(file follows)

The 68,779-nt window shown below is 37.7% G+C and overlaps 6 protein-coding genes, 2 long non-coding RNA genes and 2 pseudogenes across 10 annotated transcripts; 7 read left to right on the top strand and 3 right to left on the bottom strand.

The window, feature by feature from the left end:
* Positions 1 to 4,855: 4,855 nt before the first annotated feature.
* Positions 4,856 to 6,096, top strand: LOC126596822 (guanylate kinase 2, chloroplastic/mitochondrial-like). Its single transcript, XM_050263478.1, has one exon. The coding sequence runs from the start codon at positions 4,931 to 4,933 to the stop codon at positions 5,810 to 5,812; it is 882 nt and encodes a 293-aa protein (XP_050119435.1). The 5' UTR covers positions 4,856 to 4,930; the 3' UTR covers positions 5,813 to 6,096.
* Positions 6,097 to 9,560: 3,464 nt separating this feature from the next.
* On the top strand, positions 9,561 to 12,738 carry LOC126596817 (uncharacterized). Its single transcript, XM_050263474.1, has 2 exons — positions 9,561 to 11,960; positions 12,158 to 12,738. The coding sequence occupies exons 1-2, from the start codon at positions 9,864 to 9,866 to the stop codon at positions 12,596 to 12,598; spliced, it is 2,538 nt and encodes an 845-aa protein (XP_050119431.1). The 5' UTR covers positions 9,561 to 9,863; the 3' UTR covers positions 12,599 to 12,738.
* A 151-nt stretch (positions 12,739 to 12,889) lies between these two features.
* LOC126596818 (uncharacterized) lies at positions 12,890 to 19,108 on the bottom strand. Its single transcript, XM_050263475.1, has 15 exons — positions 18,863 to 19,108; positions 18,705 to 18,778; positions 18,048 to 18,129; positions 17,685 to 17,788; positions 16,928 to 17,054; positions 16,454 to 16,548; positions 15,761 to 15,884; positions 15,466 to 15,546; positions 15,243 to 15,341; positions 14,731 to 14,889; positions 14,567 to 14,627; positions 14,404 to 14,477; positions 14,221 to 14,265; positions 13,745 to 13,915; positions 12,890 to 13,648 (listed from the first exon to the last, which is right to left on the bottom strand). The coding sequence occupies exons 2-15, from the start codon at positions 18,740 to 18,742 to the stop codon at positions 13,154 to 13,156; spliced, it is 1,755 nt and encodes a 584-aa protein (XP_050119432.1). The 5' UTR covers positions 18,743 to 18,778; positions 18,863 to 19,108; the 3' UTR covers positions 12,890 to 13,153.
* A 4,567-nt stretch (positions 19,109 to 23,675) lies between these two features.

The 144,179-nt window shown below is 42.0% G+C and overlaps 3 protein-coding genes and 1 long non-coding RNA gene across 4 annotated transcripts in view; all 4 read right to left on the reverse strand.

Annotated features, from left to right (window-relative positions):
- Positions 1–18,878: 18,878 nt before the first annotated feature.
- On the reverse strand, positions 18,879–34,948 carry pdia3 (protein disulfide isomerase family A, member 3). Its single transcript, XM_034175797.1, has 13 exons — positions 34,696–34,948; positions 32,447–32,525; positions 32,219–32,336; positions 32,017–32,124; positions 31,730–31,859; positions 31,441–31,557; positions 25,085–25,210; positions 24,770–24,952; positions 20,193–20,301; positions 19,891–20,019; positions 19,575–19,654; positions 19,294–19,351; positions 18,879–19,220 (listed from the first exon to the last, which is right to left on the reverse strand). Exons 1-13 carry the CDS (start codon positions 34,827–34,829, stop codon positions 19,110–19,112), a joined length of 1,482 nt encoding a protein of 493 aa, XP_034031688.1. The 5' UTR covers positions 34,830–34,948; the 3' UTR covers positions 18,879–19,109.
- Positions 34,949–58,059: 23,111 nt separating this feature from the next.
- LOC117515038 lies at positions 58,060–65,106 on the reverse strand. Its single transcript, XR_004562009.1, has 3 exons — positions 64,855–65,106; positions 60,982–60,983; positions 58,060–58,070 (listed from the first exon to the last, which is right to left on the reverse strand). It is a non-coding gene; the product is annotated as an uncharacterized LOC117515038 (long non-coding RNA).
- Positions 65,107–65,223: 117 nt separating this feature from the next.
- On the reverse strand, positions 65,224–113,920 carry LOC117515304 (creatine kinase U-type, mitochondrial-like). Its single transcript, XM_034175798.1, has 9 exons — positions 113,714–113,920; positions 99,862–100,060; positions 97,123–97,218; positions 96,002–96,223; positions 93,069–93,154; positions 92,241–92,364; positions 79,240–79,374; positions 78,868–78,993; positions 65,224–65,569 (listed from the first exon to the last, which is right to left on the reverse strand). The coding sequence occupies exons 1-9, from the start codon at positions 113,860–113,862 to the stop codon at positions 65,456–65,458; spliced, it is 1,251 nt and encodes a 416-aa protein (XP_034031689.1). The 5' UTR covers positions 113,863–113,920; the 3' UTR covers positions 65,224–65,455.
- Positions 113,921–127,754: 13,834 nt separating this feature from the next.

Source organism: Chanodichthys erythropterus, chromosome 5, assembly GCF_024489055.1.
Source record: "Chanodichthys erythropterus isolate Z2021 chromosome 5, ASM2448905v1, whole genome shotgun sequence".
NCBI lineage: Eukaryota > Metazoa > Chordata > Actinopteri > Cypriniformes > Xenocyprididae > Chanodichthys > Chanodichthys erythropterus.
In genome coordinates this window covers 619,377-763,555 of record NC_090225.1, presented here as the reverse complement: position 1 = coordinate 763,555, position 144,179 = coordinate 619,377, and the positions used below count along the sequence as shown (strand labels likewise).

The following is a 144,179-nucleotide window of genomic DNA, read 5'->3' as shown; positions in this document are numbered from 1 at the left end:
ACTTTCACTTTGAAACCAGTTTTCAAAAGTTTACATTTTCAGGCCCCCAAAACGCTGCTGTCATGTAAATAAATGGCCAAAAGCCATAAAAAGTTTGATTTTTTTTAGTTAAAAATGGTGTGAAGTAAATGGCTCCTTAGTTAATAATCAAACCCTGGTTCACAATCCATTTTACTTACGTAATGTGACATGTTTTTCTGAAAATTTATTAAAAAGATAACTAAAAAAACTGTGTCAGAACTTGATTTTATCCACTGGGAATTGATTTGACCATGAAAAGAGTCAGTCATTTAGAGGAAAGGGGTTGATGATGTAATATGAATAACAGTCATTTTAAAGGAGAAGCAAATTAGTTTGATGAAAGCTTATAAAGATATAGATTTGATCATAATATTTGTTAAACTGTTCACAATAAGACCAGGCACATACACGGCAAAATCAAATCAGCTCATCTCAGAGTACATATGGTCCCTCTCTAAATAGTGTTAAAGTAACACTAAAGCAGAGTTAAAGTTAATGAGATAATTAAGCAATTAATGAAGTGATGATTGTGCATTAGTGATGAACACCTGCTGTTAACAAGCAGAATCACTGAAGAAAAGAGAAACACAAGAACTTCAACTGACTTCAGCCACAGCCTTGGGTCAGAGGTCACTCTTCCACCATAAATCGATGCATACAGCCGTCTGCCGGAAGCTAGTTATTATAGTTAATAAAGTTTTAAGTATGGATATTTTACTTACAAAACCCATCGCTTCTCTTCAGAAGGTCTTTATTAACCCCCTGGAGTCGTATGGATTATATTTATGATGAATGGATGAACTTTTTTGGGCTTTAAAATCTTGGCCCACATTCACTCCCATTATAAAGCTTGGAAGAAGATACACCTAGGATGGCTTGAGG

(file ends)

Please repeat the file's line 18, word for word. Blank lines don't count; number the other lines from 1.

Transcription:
- Positions 113,921–127,754: 13,834 nt separating this feature from the next.